How Long Does Influenza Last & What is its Treatment?

About Influenza:

Influenza is an airborne, viral infection affecting the respiratory system. It is caused by Influenza virus and is very contagious. It is commonly termed as Flu. Unlike other infections like cold, influenza is more severe and is one of the most common respiratory infections caused by virus.

There are three types of Influenza virus namely Type A, Type B and Type C. These are the virus strain.

The Type A infection is more severe as compared to the Type B and Type C infection. Type A influenza virus spreads mostly through aquatic birds. It infects domestic poultry animals and causes pathogenesis in humans. The A virus strain is very deadly and may lead to severe conditions.

Influenza B virus infects humans exclusively. This infection is relatively less severe and less common than type A infection.

Influenza C virus is the least common among type B and type C virus strains and infects dogs, pigs and humans.

How Long Does Influenza Last & What is its Treatment?

How Long Does Influenza Last?

The Influenza virus takes an average of 2-4 days to incubate in healthy adults and the infection lasts for 4-5 days approximately. The infection is very contagious and may infect the other healthy person even before developing the flu sign and symptoms.

The sensitivity, duration and severity of infections depend on the person’s immunity and exposure to other respiratory pathogens. Hence, children and elderly population are more prone to the infection.

The infection generally resolves in a week; however, symptoms like cough and malaise can persists for more than two weeks in children.

Etiology of Influenza

Influenza infection is contagious and spreads through respiratory droplets by sneezing and coughing. Therefore, getting in physical contact with infected person may cause Influenza.

  • Eating contaminated food like infected poultry meat
  • Contaminated water
  • Sporadic inhalation of infected virus
  • Touching any infected surface contaminated by infected person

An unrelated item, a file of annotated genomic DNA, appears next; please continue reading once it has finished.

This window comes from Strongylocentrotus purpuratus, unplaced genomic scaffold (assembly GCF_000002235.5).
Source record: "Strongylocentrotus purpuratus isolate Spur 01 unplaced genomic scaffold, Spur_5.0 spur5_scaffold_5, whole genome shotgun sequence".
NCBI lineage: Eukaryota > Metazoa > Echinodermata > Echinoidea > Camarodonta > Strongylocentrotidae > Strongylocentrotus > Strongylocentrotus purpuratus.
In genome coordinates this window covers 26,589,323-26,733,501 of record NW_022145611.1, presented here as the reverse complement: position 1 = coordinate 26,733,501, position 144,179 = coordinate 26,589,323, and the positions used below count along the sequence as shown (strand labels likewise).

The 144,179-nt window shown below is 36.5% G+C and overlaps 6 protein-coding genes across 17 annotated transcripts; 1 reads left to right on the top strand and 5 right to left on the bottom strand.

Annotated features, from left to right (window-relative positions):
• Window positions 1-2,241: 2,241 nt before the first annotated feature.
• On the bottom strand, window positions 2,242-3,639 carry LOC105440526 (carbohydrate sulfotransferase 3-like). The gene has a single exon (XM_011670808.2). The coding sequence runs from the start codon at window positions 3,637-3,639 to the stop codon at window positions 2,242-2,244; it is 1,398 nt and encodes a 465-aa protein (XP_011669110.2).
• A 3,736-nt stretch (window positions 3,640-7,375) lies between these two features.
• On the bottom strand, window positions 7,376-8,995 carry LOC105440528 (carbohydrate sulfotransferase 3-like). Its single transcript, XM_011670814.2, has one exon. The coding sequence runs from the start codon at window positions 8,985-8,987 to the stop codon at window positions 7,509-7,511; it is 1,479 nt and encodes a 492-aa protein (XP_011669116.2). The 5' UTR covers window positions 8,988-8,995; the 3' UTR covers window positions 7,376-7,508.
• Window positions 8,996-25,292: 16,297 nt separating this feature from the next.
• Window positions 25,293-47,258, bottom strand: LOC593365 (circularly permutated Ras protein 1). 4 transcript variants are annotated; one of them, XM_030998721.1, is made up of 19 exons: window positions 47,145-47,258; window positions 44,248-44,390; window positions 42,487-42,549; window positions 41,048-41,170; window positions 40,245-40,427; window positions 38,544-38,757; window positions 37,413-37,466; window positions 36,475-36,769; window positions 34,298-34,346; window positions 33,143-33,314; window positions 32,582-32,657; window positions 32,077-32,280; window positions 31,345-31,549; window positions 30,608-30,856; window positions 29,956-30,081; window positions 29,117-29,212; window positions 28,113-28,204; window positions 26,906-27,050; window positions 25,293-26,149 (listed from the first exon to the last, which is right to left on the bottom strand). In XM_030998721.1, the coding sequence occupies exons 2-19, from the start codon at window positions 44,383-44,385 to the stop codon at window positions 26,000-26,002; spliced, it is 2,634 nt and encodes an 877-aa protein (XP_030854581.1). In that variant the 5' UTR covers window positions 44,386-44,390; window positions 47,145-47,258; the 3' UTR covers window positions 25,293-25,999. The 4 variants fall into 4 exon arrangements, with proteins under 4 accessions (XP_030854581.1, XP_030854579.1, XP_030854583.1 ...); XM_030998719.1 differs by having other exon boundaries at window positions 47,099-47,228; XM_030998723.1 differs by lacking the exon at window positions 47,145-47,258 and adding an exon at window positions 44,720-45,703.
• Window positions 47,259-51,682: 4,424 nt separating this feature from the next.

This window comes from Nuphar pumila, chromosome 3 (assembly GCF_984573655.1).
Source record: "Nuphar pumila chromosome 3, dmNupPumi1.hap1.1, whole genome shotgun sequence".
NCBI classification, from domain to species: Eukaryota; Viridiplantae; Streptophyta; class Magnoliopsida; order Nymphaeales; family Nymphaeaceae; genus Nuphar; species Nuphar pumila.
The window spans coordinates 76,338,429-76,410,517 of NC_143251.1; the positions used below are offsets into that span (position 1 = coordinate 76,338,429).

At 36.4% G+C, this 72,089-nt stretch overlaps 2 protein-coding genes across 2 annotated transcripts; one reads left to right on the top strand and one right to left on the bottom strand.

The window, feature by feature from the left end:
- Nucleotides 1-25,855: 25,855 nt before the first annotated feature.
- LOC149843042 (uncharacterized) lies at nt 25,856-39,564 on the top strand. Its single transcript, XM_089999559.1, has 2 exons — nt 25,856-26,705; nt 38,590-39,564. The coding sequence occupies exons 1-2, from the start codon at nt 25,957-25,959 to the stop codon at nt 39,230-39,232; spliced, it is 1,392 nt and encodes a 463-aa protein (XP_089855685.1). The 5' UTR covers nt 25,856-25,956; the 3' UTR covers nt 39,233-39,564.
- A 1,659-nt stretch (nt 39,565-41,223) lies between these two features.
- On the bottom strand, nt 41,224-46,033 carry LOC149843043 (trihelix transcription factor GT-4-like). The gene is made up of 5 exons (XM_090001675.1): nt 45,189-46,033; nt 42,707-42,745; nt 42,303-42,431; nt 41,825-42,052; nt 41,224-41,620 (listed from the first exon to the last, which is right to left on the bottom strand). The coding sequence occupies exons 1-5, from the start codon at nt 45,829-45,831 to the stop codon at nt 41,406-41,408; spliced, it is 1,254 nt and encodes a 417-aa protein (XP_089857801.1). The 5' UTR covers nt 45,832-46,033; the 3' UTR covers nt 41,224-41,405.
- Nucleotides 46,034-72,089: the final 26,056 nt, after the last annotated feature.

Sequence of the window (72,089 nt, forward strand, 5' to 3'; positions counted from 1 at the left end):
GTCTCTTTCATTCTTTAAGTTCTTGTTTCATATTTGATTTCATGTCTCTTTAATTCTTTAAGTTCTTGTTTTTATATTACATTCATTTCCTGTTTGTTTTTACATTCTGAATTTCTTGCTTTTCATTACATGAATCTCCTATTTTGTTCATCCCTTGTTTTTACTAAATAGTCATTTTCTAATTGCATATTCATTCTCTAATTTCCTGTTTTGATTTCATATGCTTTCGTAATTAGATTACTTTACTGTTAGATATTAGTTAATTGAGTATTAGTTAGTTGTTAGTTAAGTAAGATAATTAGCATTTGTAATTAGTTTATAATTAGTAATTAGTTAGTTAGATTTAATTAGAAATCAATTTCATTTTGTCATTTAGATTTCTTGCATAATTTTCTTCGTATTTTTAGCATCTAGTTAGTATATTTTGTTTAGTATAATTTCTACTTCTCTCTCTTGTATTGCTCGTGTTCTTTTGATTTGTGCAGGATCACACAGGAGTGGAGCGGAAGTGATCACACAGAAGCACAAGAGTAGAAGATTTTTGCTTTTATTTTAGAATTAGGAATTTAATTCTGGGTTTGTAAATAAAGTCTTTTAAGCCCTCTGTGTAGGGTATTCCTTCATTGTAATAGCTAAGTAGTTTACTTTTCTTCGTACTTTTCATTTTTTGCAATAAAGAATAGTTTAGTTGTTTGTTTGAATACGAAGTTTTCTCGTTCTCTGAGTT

• People with low immunity
  • Infected public places.

How to Know if you have Influenza?

The signs and symptoms which indicate if you have influenza include:

The Influenza Type A infection, can lead to severe medical conditions like viral pneumonia; trigger or exacerbate ongoing cardiac or pulmonary conditions leading to asthma, cardiac failure, bronchiolitis etc. This can cause secondary bacterial respiratory infections and may activate the other bacterial or viral pathogens in the body.

In children, the infection can turn fatal and may cause hospitalization. Many surveys have presented the data that stays the infected children have been observed to suffer with seizures and bacterial sepsis with high fever.

What is the Treatment for Influenza?

It is very important and highly recommended to take Flu/Influenza vaccine to avoid getting infection. It is advisable to vaccinate before winter. Influenza virus strain evolves frequently, hence it is recommended to get vaccinated twice a year. This vaccine is also called as Flu shots and can be taken by any age group people like adults, elderly age and children. Pregnant women are also safe to take the vaccines. It is important to take the following steps to manage and treat influenza:

Maintenance of personal hygiene is very crucial to avoid influenza like contagious infections. Proper hand washing and avoiding close contact with infected people would be beneficial.

The world health Organization has performed various studies and concluded that Type A virus causing influenza may get fatal and has increased incidence of developing viral pneumonia. So, complete bed rest is advisable. IV fluids are administered if needed.

  • Anti- viral therapy is given to treat the viral infection.
  • Pain medications for abdominal pain are recommended.
  • Drinking enough water and plenty hydration helps in fast recovery from influenza.

Also Read:

Pramod Kerkar, M.D., FFARCSI, DA
Pramod Kerkar, M.D., FFARCSI, DA
Written, Edited or Reviewed By: Pramod Kerkar, M.D., FFARCSI, DA Pain Assist Inc. This article does not provide medical advice. See disclaimer
Last Modified On:October 21, 2021

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